100 Dining Out
MONTHLY BUDGET DIVIDED FOR BI-WEEKLY PAY
50 Dining Out
BREAKDOWN FOR EACH BUDGETED ITEM
Groceries: 14 - $20 bills 1 – $10 bill
Clothing: 2 - $20 bills 1 - $10 bill
Blow: 2 - $20 bills 1 - $10 bill
Doctor: 1 – $20 bill 1 – $5 bill
Medicine: 1 - $1 bill 1 – $5 bill
Dining Out: 2 – $20 bills 1 - $10 bill
SHEET TO GIVE TO TELLER WITH YOUR CHECK FOR CASH BACK
$1 bills – 1
$5 bills – 2
$10 bills – 4
$20 bills – 21
So, you have your cash is that all? Nope! Now that you have your cash in your envelopes, you will need to keep track of every. single. transaction. I am not joking. Doing this can help you stay on track and you also have to account for everything you spend. So, when you spend $20.17 at the grocery store, make sure to deduct that from your total. You can jot it down on the outside of the envelope, or keep a paper inside with the cash for you to use to track it.
Some of you may be disagreeing with me because you “get rewards on my credit card, so we do that and pay it off every month.” That may be the case, but you still are not in control of your spending. It is still very easy to spend and extra $50 at the grocery store. Most of the time you don’t even realize you have exceeded your budgeted amounts until the bill comes.
It isn’t completely about cash. It is learning self control. That is the one thing everyone will learn in going through this process. Cash enforces this.
You will quickly learn to love using cash and you will feel more in control of your finances. We’ve been doing this for so long that I don’t know how to shop without my envelopes! It is routine and it helps us always know, in a matter of minutes, how much money we have available for the things we need.
EMERGENCY FUND – STEP 1
Now your budget is done and you are ready to get cracking on that debt! But wait just one moment. Before you can do that, you need an emergency fund? Why? Picture this – You are working hard, you are getting out of debt and BAM!!! ….. the furnace goes on the fritz. Of course, you are in debt, so you go further into debt to pay for it. This is one cycle that you will want to break immediately. Before you can begin to really pay off your debts, you need to be able to pay for emergencies that will come along. And trust me, they will.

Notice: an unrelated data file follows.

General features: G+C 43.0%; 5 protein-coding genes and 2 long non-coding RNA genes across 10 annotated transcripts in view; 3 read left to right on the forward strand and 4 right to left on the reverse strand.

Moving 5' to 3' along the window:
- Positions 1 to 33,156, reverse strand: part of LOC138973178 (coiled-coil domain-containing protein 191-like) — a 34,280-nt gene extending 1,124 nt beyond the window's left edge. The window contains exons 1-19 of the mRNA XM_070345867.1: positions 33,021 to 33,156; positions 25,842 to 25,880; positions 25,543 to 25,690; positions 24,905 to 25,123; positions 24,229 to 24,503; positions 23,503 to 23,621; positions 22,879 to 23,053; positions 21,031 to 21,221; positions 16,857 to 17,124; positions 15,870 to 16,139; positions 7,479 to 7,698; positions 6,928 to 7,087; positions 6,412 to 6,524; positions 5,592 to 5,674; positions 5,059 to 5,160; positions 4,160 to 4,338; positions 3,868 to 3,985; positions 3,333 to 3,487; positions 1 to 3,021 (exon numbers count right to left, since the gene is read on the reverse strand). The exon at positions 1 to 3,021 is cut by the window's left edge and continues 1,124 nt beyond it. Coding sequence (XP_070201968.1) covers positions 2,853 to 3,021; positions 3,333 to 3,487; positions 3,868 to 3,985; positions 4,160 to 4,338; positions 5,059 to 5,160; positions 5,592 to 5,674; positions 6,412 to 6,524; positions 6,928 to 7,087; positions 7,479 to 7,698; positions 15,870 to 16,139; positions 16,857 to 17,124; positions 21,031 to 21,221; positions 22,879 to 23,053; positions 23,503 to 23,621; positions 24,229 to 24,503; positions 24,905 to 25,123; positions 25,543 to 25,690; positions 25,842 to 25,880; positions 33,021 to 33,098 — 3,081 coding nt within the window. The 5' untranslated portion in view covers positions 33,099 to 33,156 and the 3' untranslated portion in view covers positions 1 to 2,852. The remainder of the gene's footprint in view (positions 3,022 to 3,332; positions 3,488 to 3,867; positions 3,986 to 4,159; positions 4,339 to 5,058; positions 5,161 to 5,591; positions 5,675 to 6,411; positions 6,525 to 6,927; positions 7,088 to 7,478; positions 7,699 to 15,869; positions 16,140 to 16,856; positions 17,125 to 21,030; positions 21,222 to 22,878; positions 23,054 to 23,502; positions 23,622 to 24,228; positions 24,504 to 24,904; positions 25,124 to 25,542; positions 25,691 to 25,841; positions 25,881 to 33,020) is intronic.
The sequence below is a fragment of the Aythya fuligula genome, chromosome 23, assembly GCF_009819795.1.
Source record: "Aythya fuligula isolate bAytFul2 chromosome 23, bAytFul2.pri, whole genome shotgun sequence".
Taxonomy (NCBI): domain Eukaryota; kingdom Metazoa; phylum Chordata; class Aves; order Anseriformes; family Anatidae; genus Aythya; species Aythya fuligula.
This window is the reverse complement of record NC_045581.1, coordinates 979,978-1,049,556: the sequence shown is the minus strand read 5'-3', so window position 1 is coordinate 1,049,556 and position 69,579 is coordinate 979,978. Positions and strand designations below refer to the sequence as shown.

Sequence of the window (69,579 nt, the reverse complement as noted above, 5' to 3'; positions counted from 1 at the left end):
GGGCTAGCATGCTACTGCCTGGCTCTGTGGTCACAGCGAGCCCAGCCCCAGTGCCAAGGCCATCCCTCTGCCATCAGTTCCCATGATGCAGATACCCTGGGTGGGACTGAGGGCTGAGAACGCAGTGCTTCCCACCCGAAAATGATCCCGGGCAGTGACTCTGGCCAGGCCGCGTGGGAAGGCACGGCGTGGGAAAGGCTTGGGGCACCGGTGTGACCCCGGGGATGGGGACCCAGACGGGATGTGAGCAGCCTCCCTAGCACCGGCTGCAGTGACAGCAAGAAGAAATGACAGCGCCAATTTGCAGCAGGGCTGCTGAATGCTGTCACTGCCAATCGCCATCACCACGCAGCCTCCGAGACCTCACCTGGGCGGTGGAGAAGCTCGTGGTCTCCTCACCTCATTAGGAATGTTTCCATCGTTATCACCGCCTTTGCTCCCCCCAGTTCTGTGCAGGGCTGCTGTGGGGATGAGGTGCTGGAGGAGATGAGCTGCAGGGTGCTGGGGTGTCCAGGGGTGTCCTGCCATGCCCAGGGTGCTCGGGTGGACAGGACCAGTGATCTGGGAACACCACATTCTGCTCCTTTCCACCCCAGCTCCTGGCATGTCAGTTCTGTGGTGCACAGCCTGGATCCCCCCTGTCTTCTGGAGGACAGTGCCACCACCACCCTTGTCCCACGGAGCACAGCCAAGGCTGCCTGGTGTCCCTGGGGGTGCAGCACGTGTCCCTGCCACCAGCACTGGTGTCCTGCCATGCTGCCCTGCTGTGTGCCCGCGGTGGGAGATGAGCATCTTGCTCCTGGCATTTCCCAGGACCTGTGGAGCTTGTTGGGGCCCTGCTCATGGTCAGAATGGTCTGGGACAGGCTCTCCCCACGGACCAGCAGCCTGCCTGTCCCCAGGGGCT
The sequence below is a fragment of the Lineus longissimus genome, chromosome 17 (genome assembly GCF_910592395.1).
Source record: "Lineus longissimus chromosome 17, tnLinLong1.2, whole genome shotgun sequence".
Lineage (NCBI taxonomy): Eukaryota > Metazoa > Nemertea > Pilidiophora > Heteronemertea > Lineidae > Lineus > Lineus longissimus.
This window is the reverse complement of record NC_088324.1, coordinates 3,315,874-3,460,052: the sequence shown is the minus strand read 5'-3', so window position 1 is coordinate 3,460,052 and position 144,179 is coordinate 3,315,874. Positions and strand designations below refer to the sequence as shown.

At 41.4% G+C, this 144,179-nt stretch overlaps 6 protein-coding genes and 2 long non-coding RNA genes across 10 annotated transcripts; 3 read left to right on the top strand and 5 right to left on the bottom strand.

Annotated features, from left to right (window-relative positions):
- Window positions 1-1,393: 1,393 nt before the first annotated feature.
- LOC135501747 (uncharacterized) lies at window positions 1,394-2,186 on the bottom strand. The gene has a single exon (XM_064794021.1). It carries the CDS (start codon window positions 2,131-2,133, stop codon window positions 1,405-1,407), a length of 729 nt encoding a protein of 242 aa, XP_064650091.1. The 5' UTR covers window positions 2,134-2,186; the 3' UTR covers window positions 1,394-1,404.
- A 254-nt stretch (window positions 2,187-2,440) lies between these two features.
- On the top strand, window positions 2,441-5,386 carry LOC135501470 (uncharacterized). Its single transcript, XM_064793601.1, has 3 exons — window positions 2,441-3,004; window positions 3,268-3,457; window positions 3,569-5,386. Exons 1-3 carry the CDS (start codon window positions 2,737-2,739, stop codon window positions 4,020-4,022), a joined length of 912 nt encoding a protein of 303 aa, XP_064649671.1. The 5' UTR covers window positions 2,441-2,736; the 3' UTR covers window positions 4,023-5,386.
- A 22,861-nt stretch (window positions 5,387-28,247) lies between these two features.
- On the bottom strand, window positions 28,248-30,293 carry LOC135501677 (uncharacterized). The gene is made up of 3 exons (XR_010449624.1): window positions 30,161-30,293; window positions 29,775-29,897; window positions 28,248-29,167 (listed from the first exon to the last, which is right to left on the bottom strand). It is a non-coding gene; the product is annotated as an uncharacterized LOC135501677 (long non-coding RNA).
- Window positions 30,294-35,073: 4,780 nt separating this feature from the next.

That is Step 1 – $1000 Emergency Fund. That may sound unattainable for so many of you, but you just might surprise yourself how quickly you can do this. It just doesn’t make any sense to pay off debts to have something break and then go back into debt. You really want to be able to cover your emergencies without adding back to the debt you have already worked hard at eliminating. Here are ways to build up an emergency fund:
- Have a yard sale
- Sell items on Craigslist
- Get a part-time job at night
- If your budget has excess, use that to put into savings rather than paying towards debt
- Use your tax refund
We actually did several of these steps ourselves when we began our financial makeover. We sold items on Craigslist, we had a garage sale, we saved our tax refund and we were fortunate enough to have money left over from our budget. It took us a few months, but we did it and it felt great to see that when we put our mind to it – we could accomplish it! We knew right then and there that we could get out of debt!
Of course, it was tough to part with things we had. However, they were just that — things. They weren’t required to make us happy. They were wants and not needs. We realized that it was much more important to have no debt than some of the things we were not really using, lying around the house, collecting dust.
Getting $1000 in the bank may take one person 1 month and another couple 6 months. There is NOT any deadline on achieving this goal. It just needs to be met before you can begin to really work on paying off your debts and move onto Week 4′s lesson – The Debt Snowball. Come back next week and learn how we are going to start to work on paying off those debts!
Add this item to your Outlook Calendar by clicking THIS LINK and saving it accordingly.
(I am not a financial advisor and the information listed within these Debt Challenge posts is not to be construed a financial advice. This is knowledge we gained through our own personal experiences and information as outlined in Dave Ramsey’s Financial Makeover — and is being shared as such. Participants are not required to follow any steps listed if they do not wish to do so. Financial concerns/issues should be addressed with a professional in order to receive advice and assistance.)